there is at least some support for it.
* Internal use will require some adjustment (many pages affected). The
frequent use of templates to identify related content should make this
process easier. Phasing this in gradually should be fine.
* Loss of visual identity. Again, this could at least partially be
addressed by having small visual identifications under the Wikipedia
logo for the different activities.
* Initial confusion among those who have finally learned the
differences between the names. :-) This is part of every rebranding

== Other perceived risks ==

* People would not contribute as much anymore. => I see no evidence to
support such an allegation, anymore than, say, people are contributing
less to Wikia.com's wikis because they are all unified under a single
brand identity. I am convinced that some people would quit over such a
decision, as some people will always quit (or threaten to) over
anything that is remotely controversial. I doubt that this would have
a significant long term impact.
* Some people do not identify with Wikipedia's values. => The kind of
people who join another project because they hate Wikipedia are not
necessarily the kind of people who build healthy communities. If even
the mere association with the Wikipedia name would give them a
headache, they are not part of a Wikimedia community to begin with.
* There is no such thing as a Wikimedia community. We must recognize
that each small community has its own values and principles, and avoid
empire-building. => A healthy dynamic between global and local values
is key; describing and spreading the minimal (but important) global
values that we have is a core reason we have a WMF and a chapter
network in the first place. We already recognize all projects as part
of the "Wikimedia" family; changing the brand to "Wikipedia" would
merely reduce the confusion.
* This will crush small projects under the juggernaut of the evil
Wikipedia and divert even more attention from them. => There is no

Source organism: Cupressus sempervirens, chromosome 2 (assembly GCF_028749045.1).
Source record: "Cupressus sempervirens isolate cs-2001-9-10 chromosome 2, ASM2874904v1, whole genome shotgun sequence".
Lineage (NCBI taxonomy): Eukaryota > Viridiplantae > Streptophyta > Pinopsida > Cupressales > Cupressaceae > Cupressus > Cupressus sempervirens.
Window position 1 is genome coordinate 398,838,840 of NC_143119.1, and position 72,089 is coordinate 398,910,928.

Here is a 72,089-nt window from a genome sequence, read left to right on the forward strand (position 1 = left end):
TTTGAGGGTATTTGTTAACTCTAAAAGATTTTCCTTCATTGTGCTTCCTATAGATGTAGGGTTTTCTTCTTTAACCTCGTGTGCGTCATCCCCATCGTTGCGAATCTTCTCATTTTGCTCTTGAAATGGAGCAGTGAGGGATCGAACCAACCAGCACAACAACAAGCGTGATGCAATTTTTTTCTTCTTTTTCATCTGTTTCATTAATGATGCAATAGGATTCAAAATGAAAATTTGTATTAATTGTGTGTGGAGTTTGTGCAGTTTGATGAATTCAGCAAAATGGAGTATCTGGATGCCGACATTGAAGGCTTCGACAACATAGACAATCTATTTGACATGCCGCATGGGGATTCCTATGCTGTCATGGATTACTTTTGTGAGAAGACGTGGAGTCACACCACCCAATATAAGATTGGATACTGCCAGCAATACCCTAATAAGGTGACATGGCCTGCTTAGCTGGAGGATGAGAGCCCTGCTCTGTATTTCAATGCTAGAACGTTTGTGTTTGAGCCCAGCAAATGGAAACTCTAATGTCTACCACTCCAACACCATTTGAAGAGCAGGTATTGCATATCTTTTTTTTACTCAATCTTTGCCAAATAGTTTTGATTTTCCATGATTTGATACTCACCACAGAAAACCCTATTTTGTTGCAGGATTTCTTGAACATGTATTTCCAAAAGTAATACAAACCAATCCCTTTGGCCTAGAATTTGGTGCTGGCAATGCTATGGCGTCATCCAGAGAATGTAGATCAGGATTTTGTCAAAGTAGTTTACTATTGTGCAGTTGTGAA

basis for such assumptions; indeed, it is quite reasonable to suppose
that identification with the strong "Wikipedia" brand will make it
_easier_ to resolve the particular technical needs of Wikipedia News,
Wikipedia Sources, etc. Raising money and developing partnerships for
Wikipedia is relatively easy, compared with a project hardly anybody
has ever heard of.
* But we spent so much effort telling people about our "Wiki-"thing,
all this will now be for nothing! => Not at all. Indeed, rebranding
exercises are usually an excellent opportunity to _raise_ awareness of
a project. "Wikiversity is now Wikipedia Learning!" "Huh, there was a
Wikiversity? And it's got something to do with Wikipedia?"
* What if one of the projects eventually gets bigger than Wikipedia?
Won't we look silly? => Talk about problems that are nice to have. No,
we won't look silly, because awareness about the project will, from
the beginning, be tied to an existing, well known brand name. Would
Google look silly if Google Mail became more popular than their search

I'd appreciate other critical commentary on this brand model. Frankly,
I see very few benefits in the strategy we have chosen to adopt
(perhaps more as a habit than as a result of careful deliberation).
Peace & Love,

DISCLAIMER: This message does not represent an official position of
the Wikimedia Foundation or its Board of Trustees.

"An old, rigid civilization is reluctantly dying. Something new, open,
free and exciting is waking up." -- Ming the Mechanic